Whether or not the hype for the emerging category will continue into 2019 remains to be seen.

News Source = techcrunch.com

Bain Capital Ventures has a fresh $1B to invest in startups

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Bain Capital Ventures (BCV), the venture capital arm of the private equity giant Bain Capital, has brought in $1 billion to invest in startups across industries and stages.

The capital has been spread across three funds: $650 million for its eighth flagship vehicle, $250 million for a co-investment fund focused on growth-stage investments and an additional $100 million directly from the partners at Bain Capital, which will be deployed on every investment out of the latest fund.

Founded in 1984, BCV is known for its investments in LinkedIn, Rent the Runway, SurveyMonkey, SendGrid and DocuSign. Initially, the firm was more of a growth-stage investor, though it’s warmed to early-stage companies, making a total of 106 early-stage investments, 52 of which were at the seed stage, since 2013. The firm says that’s triple its total volume of seed and Series A investments from previous years, thanks to the members of its West Coast investment team, who are responsible for striking a majority of BCV’s early-stage bets.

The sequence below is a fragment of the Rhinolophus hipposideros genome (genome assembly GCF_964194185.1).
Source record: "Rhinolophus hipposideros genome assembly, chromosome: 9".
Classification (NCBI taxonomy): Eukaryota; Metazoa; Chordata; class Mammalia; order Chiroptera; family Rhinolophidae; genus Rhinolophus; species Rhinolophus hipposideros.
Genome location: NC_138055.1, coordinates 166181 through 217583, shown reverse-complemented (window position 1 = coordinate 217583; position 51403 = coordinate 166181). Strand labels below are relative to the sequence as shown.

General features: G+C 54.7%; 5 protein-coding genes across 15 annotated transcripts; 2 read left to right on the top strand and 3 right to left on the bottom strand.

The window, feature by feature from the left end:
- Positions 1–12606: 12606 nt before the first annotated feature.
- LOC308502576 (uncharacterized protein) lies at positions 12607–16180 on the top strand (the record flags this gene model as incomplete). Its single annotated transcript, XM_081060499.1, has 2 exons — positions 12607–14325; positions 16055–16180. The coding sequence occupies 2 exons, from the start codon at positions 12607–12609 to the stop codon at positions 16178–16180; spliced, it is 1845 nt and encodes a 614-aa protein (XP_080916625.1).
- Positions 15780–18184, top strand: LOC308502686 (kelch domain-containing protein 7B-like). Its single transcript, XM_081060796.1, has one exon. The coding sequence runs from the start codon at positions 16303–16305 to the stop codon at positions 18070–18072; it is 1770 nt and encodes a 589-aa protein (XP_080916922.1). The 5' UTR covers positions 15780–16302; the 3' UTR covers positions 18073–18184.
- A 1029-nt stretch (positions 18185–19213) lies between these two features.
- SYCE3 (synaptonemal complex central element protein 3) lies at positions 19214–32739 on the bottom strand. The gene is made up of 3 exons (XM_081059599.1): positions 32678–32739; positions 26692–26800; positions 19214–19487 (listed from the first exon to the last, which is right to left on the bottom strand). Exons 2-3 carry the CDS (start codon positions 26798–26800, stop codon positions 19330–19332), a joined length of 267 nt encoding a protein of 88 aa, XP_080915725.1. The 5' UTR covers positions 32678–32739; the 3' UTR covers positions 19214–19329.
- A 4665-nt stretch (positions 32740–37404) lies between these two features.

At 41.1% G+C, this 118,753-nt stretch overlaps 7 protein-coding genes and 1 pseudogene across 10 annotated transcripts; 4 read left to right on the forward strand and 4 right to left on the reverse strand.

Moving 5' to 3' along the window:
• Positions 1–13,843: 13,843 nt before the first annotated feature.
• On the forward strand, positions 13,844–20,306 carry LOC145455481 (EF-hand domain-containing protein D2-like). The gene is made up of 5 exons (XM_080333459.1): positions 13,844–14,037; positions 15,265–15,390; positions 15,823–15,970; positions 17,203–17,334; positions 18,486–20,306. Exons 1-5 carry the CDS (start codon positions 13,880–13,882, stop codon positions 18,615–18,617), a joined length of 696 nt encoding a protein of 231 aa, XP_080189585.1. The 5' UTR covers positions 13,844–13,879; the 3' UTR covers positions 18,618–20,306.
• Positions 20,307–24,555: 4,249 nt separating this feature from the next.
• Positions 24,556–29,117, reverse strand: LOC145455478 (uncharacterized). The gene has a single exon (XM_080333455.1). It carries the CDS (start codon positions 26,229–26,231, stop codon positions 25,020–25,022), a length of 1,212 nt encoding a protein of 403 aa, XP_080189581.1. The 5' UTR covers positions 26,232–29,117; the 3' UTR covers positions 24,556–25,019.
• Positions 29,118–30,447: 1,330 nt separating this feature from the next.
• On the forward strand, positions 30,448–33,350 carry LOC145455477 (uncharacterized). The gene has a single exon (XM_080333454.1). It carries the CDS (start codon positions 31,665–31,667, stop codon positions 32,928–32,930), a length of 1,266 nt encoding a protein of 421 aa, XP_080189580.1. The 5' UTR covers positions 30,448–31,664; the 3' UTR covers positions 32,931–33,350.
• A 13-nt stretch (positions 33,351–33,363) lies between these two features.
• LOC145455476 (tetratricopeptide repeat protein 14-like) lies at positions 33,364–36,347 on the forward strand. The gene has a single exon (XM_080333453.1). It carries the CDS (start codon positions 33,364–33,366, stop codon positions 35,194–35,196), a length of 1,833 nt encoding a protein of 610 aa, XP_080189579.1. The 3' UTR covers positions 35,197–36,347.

The firm opened its first office in San Francisco in 2016. BCV also has offices in New York, Boston and Palo Alto.

BCV’s seventh flagship fund closed on $600 million in 2016; its latest core vehicle is even larger. Ajay Agarwal, one of BCV’s eight managing directors since 2003, said that’s because of the bull market and lack of liquidity in venture capital, which has caused several VC funds to raise larger and larger pools of capital. Just look at Thrive Capital or GGV Capital, for example, VC funds that have surpassed $1 billion with recent fund closes.

Bain Capital Ventures is headquartered in San Francisco.

“We, like many of our peers, have far more demand for our funds than we have the capacity for,” Agarwal told TechCrunch. “Companies are taking longer to go public and therefore require more capital, but we don’t want the fund size to get too large.”

“It’s certainly an environment where lots and lots of capital is coming into the market … It puts even more of an emphasis on firms that have a real competitive differentiation — something unique to offer entrepreneurs.”